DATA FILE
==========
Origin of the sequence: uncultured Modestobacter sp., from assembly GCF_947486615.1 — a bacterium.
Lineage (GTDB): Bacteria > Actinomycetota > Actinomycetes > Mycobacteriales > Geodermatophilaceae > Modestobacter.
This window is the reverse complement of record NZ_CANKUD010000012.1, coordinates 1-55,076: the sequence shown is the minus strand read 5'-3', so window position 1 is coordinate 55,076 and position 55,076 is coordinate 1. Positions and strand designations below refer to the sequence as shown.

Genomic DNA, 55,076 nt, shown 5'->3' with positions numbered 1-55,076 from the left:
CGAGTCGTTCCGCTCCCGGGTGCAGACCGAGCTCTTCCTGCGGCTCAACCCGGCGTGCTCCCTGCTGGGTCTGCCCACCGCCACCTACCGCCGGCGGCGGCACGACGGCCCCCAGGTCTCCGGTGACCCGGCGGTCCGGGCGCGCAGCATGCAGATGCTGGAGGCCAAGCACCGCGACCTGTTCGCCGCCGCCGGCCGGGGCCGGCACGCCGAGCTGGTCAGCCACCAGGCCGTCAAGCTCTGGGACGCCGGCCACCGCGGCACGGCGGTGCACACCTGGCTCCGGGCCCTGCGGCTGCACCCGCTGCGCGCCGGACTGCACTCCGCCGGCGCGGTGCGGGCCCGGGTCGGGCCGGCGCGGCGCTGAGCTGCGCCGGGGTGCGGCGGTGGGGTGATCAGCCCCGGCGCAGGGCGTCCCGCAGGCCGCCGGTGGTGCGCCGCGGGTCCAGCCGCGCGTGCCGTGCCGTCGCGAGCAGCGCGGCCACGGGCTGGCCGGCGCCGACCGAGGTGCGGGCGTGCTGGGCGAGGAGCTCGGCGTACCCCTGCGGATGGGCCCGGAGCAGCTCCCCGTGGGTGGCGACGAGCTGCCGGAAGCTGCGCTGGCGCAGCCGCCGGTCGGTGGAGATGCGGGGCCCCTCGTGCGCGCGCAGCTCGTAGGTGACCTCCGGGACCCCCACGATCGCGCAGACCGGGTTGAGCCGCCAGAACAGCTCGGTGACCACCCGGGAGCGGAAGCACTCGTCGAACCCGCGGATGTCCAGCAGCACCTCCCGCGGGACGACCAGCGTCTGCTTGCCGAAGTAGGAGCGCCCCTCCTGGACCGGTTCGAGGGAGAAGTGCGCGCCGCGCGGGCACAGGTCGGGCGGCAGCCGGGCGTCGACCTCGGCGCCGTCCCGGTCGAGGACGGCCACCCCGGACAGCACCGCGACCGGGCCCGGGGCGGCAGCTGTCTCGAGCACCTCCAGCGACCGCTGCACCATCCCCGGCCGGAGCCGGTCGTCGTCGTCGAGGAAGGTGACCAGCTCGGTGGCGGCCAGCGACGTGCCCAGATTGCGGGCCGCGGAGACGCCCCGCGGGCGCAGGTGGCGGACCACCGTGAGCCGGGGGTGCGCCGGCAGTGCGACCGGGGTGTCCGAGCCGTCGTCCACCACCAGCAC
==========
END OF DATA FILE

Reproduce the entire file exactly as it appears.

Origin of the sequence: uncultured Modestobacter sp., from assembly GCF_947486615.1 — a bacterium.
Lineage (GTDB): Bacteria > Actinomycetota > Actinomycetes > Mycobacteriales > Geodermatophilaceae > Modestobacter.
This window is the reverse complement of record NZ_CANKUD010000012.1, coordinates 1-55,076: the sequence shown is the minus strand read 5'-3', so window position 1 is coordinate 55,076 and position 55,076 is coordinate 1. Positions and strand designations below refer to the sequence as shown.

Genomic DNA, 55,076 nt, shown 5'->3' with positions numbered 1-55,076 from the left:
CGAGTCGTTCCGCTCCCGGGTGCAGACCGAGCTCTTCCTGCGGCTCAACCCGGCGTGCTCCCTGCTGGGTCTGCCCACCGCCACCTACCGCCGGCGGCGGCACGACGGCCCCCAGGTCTCCGGTGACCCGGCGGTCCGGGCGCGCAGCATGCAGATGCTGGAGGCCAAGCACCGCGACCTGTTCGCCGCCGCCGGCCGGGGCCGGCACGCCGAGCTGGTCAGCCACCAGGCCGTCAAGCTCTGGGACGCCGGCCACCGCGGCACGGCGGTGCACACCTGGCTCCGGGCCCTGCGGCTGCACCCGCTGCGCGCCGGACTGCACTCCGCCGGCGCGGTGCGGGCCCGGGTCGGGCCGGCGCGGCGCTGAGCTGCGCCGGGGTGCGGCGGTGGGGTGATCAGCCCCGGCGCAGGGCGTCCCGCAGGCCGCCGGTGGTGCGCCGCGGGTCCAGCCGCGCGTGCCGTGCCGTCGCGAGCAGCGCGGCCACGGGCTGGCCGGCGCCGACCGAGGTGCGGGCGTGCTGGGCGAGGAGCTCGGCGTACCCCTGCGGATGGGCCCGGAGCAGCTCCCCGTGGGTGGCGACGAGCTGCCGGAAGCTGCGCTGGCGCAGCCGCCGGTCGGTGGAGATGCGGGGCCCCTCGTGCGCGCGCAGCTCGTAGGTGACCTCCGGGACCCCCACGATCGCGCAGACCGGGTTGAGCCGCCAGAACAGCTCGGTGACCACCCGGGAGCGGAAGCACTCGTCGAACCCGCGGATGTCCAGCAGCACCTCCCGCGGGACGACCAGCGTCTGCTTGCCGAAGTAGGAGCGCCCCTCCTGGACCGGTTCGAGGGAGAAGTGCGCGCCGCGCGGGCACAGGTCGGGCGGCAGCCGGGCGTCGACCTCGGCGCCGTCCCGGTCGAGGACGGCCACCCCGGACAGCACCGCGACCGGGCCCGGGGCGGCAGCTGTCTCGAGCACCTCCAGCGACCGCTGCACCATCCCCGGCCGGAGCCGGTCGTCGTCGTCGAGGAAGGTGACCAGCTCGGTGGCGGCCAGCGACGTGCCCAGATTGCGGGCCGCGGAGACGCCCCGCGGGCGCAGGTGGCGGACCACCGTGAGCCGGGGGTGCGCCGGCAGTGCGACCGGGGTGTCCGAGCCGTCGTCCACCACCAGCAC